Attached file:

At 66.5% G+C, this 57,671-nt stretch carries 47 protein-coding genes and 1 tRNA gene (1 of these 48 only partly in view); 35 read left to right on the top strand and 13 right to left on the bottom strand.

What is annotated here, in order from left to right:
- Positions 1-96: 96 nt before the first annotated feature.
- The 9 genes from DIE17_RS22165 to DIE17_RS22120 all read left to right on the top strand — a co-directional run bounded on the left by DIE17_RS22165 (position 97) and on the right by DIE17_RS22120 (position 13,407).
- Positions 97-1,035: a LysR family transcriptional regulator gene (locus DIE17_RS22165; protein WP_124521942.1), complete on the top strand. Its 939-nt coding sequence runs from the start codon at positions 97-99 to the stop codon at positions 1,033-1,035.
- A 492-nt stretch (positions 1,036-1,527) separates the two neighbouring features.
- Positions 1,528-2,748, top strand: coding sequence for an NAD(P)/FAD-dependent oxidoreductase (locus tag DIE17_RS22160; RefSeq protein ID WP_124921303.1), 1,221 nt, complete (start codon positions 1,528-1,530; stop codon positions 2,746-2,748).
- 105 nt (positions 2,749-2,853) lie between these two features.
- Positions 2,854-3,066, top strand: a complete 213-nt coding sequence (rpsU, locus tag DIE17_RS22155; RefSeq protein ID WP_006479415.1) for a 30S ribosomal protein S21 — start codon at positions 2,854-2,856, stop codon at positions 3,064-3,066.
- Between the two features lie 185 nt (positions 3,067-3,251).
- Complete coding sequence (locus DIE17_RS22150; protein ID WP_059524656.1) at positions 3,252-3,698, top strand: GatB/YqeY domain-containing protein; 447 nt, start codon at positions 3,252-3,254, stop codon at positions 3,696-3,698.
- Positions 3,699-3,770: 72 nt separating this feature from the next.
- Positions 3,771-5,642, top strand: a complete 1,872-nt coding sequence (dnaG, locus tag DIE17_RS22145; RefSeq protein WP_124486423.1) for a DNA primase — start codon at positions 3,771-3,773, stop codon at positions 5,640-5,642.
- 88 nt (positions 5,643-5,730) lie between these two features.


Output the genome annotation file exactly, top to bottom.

At 66.5% G+C, this 57,671-nt stretch carries 47 protein-coding genes and 1 tRNA gene (1 of these 48 only partly in view); 35 read left to right on the top strand and 13 right to left on the bottom strand.

What is annotated here, in order from left to right:
- Positions 1-96: 96 nt before the first annotated feature.
- The 9 genes from DIE17_RS22165 to DIE17_RS22120 all read left to right on the top strand — a co-directional run bounded on the left by DIE17_RS22165 (position 97) and on the right by DIE17_RS22120 (position 13,407).
- Positions 97-1,035: a LysR family transcriptional regulator gene (locus DIE17_RS22165; protein WP_124521942.1), complete on the top strand. Its 939-nt coding sequence runs from the start codon at positions 97-99 to the stop codon at positions 1,033-1,035.
- A 492-nt stretch (positions 1,036-1,527) separates the two neighbouring features.
- Positions 1,528-2,748, top strand: coding sequence for an NAD(P)/FAD-dependent oxidoreductase (locus tag DIE17_RS22160; RefSeq protein ID WP_124921303.1), 1,221 nt, complete (start codon positions 1,528-1,530; stop codon positions 2,746-2,748).
- 105 nt (positions 2,749-2,853) lie between these two features.
- Positions 2,854-3,066, top strand: a complete 213-nt coding sequence (rpsU, locus tag DIE17_RS22155; RefSeq protein ID WP_006479415.1) for a 30S ribosomal protein S21 — start codon at positions 2,854-2,856, stop codon at positions 3,064-3,066.
- Between the two features lie 185 nt (positions 3,067-3,251).
- Complete coding sequence (locus DIE17_RS22150; protein ID WP_059524656.1) at positions 3,252-3,698, top strand: GatB/YqeY domain-containing protein; 447 nt, start codon at positions 3,252-3,254, stop codon at positions 3,696-3,698.
- Positions 3,699-3,770: 72 nt separating this feature from the next.
- Positions 3,771-5,642, top strand: a complete 1,872-nt coding sequence (dnaG, locus tag DIE17_RS22145; RefSeq protein WP_124486423.1) for a DNA primase — start codon at positions 3,771-3,773, stop codon at positions 5,640-5,642.
- 88 nt (positions 5,643-5,730) lie between these two features.